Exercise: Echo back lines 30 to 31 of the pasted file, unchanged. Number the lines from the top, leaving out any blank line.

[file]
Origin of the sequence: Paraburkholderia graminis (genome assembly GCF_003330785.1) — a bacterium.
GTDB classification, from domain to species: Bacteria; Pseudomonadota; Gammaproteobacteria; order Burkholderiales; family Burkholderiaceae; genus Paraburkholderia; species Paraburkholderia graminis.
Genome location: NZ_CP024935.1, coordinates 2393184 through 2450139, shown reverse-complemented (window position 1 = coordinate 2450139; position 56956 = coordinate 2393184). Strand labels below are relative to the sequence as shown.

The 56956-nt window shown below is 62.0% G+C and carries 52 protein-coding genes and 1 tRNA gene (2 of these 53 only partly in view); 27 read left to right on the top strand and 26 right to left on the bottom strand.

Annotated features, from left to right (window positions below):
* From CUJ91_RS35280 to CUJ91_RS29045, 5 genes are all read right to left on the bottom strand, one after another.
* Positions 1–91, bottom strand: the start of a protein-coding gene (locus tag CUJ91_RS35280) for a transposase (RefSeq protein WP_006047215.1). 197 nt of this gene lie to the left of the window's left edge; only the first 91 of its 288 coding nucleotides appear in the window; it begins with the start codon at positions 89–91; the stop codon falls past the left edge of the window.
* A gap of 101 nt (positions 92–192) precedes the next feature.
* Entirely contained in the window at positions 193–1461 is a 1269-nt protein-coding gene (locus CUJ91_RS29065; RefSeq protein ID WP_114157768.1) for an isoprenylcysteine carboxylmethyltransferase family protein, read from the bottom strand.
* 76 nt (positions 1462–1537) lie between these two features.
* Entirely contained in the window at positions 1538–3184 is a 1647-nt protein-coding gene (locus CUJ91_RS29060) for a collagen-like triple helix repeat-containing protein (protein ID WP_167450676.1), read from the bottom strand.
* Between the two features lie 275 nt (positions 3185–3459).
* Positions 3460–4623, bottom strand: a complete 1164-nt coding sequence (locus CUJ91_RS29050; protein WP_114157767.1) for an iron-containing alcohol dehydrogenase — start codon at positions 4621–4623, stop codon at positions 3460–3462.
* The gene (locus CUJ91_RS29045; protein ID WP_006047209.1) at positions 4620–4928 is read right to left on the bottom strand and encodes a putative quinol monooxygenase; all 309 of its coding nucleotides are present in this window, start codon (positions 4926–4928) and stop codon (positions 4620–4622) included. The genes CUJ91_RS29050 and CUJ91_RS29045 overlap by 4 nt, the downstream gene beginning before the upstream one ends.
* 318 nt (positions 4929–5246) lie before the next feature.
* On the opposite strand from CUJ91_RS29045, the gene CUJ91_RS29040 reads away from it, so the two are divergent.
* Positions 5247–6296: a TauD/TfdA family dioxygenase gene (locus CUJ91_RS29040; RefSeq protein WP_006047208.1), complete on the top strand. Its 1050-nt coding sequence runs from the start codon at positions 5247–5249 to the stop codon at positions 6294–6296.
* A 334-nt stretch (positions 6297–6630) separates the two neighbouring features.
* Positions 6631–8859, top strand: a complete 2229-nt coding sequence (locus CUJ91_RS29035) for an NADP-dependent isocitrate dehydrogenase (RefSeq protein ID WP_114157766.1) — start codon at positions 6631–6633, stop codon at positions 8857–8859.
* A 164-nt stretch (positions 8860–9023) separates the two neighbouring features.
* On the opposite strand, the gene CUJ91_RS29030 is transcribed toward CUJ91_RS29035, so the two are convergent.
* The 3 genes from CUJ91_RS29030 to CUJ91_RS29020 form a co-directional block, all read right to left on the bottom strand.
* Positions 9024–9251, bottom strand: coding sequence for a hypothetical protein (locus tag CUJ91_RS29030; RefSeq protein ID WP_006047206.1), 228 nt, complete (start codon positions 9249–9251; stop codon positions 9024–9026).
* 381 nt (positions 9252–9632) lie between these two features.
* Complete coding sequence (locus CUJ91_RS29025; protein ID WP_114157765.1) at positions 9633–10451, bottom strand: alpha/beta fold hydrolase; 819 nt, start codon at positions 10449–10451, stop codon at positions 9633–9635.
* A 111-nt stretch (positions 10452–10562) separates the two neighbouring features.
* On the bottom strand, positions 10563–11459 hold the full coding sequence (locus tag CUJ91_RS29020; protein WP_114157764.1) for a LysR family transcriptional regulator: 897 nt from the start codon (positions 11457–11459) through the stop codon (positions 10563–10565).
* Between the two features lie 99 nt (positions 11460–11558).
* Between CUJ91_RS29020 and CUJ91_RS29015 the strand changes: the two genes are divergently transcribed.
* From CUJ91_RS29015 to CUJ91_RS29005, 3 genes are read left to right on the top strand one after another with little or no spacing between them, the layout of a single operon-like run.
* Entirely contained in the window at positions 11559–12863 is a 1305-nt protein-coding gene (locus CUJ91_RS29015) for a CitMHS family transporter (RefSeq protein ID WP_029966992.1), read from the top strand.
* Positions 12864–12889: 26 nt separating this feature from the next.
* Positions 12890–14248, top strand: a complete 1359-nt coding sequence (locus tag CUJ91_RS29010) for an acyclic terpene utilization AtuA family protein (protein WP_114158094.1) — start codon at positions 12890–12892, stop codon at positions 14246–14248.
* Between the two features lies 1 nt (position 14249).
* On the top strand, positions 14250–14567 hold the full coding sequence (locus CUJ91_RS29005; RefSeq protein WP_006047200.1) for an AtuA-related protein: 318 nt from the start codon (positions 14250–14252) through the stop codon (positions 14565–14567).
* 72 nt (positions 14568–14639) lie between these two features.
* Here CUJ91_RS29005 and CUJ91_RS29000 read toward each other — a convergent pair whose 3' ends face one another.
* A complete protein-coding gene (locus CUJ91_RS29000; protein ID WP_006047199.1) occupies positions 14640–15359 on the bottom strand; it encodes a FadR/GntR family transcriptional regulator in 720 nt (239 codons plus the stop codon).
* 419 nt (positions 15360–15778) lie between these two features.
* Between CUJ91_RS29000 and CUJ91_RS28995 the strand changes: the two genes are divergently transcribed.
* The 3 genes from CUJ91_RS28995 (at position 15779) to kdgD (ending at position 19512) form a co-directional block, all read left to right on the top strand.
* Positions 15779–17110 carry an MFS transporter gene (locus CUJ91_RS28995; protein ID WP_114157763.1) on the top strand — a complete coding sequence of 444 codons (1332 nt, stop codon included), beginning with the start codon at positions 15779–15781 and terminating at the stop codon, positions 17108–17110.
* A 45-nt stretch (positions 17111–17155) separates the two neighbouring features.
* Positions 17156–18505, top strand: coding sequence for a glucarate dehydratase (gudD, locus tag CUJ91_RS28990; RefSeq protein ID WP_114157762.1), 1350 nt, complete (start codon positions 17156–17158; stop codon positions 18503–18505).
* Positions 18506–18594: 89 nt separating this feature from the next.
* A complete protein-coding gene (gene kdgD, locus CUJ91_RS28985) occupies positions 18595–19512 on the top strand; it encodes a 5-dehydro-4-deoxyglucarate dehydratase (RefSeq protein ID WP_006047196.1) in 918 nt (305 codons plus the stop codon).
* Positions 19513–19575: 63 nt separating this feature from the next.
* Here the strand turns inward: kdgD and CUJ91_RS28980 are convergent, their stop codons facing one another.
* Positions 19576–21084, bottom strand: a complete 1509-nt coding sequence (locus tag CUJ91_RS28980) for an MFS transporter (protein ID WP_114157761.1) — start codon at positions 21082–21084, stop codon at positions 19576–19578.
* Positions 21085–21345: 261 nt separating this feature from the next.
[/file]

* From CUJ91_RS29015 to CUJ91_RS29005, 3 genes are read left to right on the top strand one after another with little or no spacing between them, the layout of a single operon-like run.
* Entirely contained in the window at positions 11559–12863 is a 1305-nt protein-coding gene (locus CUJ91_RS29015) for a CitMHS family transporter (RefSeq protein ID WP_029966992.1), read from the top strand.